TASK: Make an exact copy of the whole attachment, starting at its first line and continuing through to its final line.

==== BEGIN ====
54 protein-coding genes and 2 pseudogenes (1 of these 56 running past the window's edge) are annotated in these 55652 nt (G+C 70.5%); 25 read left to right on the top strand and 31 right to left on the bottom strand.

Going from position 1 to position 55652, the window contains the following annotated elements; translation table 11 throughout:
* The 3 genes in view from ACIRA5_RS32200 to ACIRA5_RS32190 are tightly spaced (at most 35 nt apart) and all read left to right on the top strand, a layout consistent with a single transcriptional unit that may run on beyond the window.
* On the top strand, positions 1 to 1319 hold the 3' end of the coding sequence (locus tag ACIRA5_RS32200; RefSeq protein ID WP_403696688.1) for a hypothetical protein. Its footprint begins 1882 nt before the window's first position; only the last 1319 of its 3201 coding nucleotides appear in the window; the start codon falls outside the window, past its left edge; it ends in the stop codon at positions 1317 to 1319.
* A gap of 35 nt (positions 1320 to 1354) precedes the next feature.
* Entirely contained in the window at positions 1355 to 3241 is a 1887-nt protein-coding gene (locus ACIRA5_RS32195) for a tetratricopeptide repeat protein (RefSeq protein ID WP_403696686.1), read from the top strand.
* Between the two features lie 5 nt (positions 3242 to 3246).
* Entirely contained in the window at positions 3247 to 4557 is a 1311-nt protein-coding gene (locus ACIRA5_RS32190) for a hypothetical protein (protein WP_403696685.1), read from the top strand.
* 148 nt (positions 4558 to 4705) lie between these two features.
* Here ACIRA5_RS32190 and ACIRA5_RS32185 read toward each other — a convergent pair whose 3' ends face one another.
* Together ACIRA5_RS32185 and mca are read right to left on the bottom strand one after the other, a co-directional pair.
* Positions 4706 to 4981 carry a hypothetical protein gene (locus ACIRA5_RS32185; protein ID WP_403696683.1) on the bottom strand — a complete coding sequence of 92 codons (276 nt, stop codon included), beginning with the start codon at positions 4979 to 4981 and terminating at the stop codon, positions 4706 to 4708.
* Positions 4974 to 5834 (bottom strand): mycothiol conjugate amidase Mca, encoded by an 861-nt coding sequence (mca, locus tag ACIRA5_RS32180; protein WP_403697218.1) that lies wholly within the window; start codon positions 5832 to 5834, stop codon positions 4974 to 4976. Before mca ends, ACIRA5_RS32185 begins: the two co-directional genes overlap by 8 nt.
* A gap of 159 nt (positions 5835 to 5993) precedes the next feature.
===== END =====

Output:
54 protein-coding genes and 2 pseudogenes (1 of these 56 running past the window's edge) are annotated in these 55652 nt (G+C 70.5%); 25 read left to right on the top strand and 31 right to left on the bottom strand.

Going from position 1 to position 55652, the window contains the following annotated elements; translation table 11 throughout:
* The 3 genes in view from ACIRA5_RS32200 to ACIRA5_RS32190 are tightly spaced (at most 35 nt apart) and all read left to right on the top strand, a layout consistent with a single transcriptional unit that may run on beyond the window.
* On the top strand, positions 1 to 1319 hold the 3' end of the coding sequence (locus tag ACIRA5_RS32200; RefSeq protein ID WP_403696688.1) for a hypothetical protein. Its footprint begins 1882 nt before the window's first position; only the last 1319 of its 3201 coding nucleotides appear in the window; the start codon falls outside the window, past its left edge; it ends in the stop codon at positions 1317 to 1319.
* A gap of 35 nt (positions 1320 to 1354) precedes the next feature.
* Entirely contained in the window at positions 1355 to 3241 is a 1887-nt protein-coding gene (locus ACIRA5_RS32195) for a tetratricopeptide repeat protein (RefSeq protein ID WP_403696686.1), read from the top strand.
* Between the two features lie 5 nt (positions 3242 to 3246).
* Entirely contained in the window at positions 3247 to 4557 is a 1311-nt protein-coding gene (locus ACIRA5_RS32190) for a hypothetical protein (protein WP_403696685.1), read from the top strand.
* 148 nt (positions 4558 to 4705) lie between these two features.
* Here ACIRA5_RS32190 and ACIRA5_RS32185 read toward each other — a convergent pair whose 3' ends face one another.
* Together ACIRA5_RS32185 and mca are read right to left on the bottom strand one after the other, a co-directional pair.
* Positions 4706 to 4981 carry a hypothetical protein gene (locus ACIRA5_RS32185; protein ID WP_403696683.1) on the bottom strand — a complete coding sequence of 92 codons (276 nt, stop codon included), beginning with the start codon at positions 4979 to 4981 and terminating at the stop codon, positions 4706 to 4708.
* Positions 4974 to 5834 (bottom strand): mycothiol conjugate amidase Mca, encoded by an 861-nt coding sequence (mca, locus tag ACIRA5_RS32180; protein WP_403697218.1) that lies wholly within the window; start codon positions 5832 to 5834, stop codon positions 4974 to 4976. Before mca ends, ACIRA5_RS32185 begins: the two co-directional genes overlap by 8 nt.
* A gap of 159 nt (positions 5835 to 5993) precedes the next feature.